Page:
We've noticed some water damage on a small 8 inch section of baseboard in our basement. See below:

mold or water?

what next?

zoomed out

I was going to remove the baseboard to look behind. Any other suggestions?

Worried it could be a hairline crack in foundation. Or issues with perimeter drain...

It's not an active leak, it's dry and wasn't visible to us for some time.

We've also been going through a cold spell in Vancouver, with 18 inches of snow and -10 degree weather.

On the outside wall, there is a hose connection.

Any recommendations on what to do next? Or ideas of what could cause this?


Update #1: We've cut a hole to peek behind. I didn't feel any moisture but I think I need to make a cutout lower. Looking for a contractor to help us out, but of course...Christmas tomorrow, it'll have to wait. How big of a section will they need to cutout? Guessing at least stud to stud. Then they'll have to fix the vapour barrier, insulation, etc.

Update #2: I've pulled out the insulation and drywall. It's clearly a weeping crack in the foundation. See below: enter image description here

Near-term work: Now we had a foundation expert look at it, he recommends we inject/fill and patch the crack.

  1. Does it make sense to repair the crack on the inside of foundation?

To allow him to do that, I'll need to remove a stud.

  1. Any tips for removing studs? I want to put them back in afterwards. Should I remove the drywall higher and just remove the stud at the top? Any risks when removing studs? I might need to remove two, so the guy can access the crack.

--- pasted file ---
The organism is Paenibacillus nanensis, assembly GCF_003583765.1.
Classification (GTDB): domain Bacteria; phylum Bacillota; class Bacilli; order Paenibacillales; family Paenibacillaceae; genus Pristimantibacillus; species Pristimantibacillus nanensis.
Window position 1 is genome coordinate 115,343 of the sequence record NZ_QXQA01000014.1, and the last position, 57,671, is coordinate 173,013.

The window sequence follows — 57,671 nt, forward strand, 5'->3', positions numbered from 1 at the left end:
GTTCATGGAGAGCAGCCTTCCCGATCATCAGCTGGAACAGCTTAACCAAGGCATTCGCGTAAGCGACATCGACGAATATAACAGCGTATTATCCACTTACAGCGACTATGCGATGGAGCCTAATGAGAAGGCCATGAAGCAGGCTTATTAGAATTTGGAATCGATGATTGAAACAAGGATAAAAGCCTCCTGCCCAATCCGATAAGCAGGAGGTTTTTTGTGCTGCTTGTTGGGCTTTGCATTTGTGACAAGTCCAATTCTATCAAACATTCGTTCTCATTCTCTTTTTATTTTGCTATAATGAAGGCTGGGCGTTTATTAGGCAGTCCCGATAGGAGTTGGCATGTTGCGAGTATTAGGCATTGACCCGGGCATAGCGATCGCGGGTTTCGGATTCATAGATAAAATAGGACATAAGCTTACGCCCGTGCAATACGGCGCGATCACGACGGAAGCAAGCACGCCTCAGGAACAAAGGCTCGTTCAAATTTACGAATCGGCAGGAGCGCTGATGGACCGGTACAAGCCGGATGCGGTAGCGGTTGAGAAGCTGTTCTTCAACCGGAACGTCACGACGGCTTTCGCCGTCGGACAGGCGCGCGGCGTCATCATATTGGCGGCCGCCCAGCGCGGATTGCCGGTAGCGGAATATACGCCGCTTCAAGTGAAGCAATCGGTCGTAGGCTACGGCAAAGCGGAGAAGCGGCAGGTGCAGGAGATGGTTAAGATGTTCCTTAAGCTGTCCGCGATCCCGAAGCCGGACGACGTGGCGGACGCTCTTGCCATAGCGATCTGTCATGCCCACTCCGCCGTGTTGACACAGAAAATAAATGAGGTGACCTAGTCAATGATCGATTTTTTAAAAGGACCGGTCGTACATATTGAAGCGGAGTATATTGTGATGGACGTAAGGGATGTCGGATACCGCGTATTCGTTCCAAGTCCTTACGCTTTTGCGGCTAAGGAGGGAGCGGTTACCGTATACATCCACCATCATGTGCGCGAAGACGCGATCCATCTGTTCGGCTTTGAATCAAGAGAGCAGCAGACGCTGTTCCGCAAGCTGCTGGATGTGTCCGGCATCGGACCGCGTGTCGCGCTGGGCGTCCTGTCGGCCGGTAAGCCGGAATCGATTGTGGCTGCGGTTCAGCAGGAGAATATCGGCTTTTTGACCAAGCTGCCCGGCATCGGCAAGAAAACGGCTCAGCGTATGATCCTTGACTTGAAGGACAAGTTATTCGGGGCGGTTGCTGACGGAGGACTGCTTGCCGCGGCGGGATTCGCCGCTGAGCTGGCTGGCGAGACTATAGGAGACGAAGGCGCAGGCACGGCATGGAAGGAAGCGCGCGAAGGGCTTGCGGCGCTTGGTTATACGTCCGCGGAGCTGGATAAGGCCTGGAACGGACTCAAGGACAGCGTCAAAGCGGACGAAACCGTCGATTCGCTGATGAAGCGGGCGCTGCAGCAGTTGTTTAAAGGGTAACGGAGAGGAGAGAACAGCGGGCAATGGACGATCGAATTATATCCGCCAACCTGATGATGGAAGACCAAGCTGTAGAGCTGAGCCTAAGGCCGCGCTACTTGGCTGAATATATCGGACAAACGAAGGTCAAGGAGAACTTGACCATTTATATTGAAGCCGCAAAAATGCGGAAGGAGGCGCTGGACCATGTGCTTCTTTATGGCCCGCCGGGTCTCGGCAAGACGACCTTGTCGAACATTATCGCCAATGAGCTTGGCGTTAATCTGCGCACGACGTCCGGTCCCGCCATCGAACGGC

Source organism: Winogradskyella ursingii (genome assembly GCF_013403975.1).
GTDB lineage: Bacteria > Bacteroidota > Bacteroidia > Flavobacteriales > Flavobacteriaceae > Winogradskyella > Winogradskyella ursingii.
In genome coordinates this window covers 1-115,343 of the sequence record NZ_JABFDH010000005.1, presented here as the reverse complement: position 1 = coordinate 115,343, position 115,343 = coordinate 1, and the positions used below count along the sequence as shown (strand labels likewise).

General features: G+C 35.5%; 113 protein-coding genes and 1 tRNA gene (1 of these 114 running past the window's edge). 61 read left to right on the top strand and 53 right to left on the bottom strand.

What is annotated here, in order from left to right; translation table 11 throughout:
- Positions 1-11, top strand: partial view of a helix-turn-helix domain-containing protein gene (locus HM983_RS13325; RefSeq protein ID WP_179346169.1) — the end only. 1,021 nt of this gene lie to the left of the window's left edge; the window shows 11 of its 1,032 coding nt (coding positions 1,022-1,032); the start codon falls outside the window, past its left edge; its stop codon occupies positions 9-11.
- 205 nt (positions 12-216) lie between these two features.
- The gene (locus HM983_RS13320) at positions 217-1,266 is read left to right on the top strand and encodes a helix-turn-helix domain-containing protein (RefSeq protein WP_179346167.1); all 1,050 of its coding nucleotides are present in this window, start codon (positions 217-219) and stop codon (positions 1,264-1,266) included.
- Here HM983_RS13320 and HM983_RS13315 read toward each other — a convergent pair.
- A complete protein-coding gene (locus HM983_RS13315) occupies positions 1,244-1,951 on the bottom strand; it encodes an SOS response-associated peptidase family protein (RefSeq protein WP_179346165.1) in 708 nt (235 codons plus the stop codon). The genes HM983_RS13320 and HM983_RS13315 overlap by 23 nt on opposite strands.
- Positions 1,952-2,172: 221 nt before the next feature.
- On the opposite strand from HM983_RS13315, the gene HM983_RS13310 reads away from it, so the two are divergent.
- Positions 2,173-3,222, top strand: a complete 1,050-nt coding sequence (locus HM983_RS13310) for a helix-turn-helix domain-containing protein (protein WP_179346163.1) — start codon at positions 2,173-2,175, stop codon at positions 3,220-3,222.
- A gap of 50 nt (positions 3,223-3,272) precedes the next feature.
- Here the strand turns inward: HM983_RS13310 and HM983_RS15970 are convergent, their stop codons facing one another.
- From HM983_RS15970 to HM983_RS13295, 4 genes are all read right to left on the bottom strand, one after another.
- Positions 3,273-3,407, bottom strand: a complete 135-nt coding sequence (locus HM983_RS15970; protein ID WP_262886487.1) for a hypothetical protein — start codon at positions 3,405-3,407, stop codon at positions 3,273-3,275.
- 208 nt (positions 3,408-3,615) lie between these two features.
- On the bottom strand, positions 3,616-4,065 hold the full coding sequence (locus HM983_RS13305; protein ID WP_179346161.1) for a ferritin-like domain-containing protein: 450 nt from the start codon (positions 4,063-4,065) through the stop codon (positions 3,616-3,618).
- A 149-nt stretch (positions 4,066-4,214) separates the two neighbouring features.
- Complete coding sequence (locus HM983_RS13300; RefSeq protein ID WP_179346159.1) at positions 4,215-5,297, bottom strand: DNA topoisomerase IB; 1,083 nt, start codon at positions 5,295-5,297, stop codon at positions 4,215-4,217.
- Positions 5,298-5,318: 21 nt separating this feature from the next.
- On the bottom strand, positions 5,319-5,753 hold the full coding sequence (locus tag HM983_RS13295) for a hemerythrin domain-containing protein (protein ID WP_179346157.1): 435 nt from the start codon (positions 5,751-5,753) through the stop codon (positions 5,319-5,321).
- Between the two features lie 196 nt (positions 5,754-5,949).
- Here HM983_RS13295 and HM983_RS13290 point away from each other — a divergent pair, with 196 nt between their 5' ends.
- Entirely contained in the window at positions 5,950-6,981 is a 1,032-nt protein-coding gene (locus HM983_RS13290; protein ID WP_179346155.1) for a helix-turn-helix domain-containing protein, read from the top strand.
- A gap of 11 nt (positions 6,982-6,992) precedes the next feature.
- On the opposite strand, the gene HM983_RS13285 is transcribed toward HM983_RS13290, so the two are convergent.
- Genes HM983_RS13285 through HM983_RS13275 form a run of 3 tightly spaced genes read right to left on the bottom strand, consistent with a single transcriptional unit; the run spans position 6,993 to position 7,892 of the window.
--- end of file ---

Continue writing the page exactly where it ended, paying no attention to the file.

Longer term work: When the weather gets better, my plan is to look at what might be causing water issues on the outside. I'll scope the perimeter drain, see if it can be cleaned out, and possibly raise a slab of concrete to make it slope away from our home.

  • What's to the left of the stain? That's where the leak is coming from.
    – JACK
    Commented Dec 22, 2022 at 18:08
  • @JACK - Added a second photo. There's not much, it goes left another 4 ft to the corner. This is a back wall of the house. Commented Dec 22, 2022 at 18:33
  • rather than call a contractor why not DIY? Many of us have done similar repairs. Begin with a new question asking what to cut. Describe the wall in the new post, what's on the other side, mark off the studs, and include a pic. Take it from there. Save $$$, and learn something. Basements are great areas to begin. I start with a 4in hole-saw cut, easy to close off with cut-out if nothing found.
    – P2000
    Commented Dec 24, 2022 at 19:51
  • @P2000 - Thanks! So far it's been all my labour. I intend to do as much as I can and asking for advice also. Commented Dec 30, 2022 at 6:38

5 Answers 5


Repair this crack with a "concrete crack repair injection kit"


enter image description here

Manufatctureres provide great videos, but here's a summary.

Work from the inside, no need to dig outside.

  1. Score a .5in wide V channel at the existing crack, using a concrete chisel
  2. glue on the supplied injection nozzles
  3. cover the crack with the supplied sealant cement
  4. inject the epoxy repair glue

You may have to remove some studs to get behind them, but I think it's possible to just chisel or drill the stud at the crack so you can apply the sealant between concrete and stud.

Make sure you have the repair kit suitable for walls, not floors. The wall kit includes the injection nozzles.

To restore the drywall, you'll need to provide drywall backing. Alternatively you'll need to cut the drywall back another 3/4in on both sides so your new drywall panel is "half-on" the studs.

As is common in the Vancouver area, there likely was no insulation at the below-grade concrete foundation wall (yes?), but you can upgrade it.

For insulation you first apply a 1.5in or 2in XPS panel (not EPS) to the concrete, seal the edges with expanding foam all around, and optionally fill the rest with fibre-glass or rock wool. The XPS is your vapour barrier, and you should not apply another vapour barrier plastic sheet. This will improve the heat retention in the basement, but only proportionate to the total wall surface area of the basement. As you upgrade the basement in the future, keep adding insulation. If not, there's little point in insulating this small wall segment.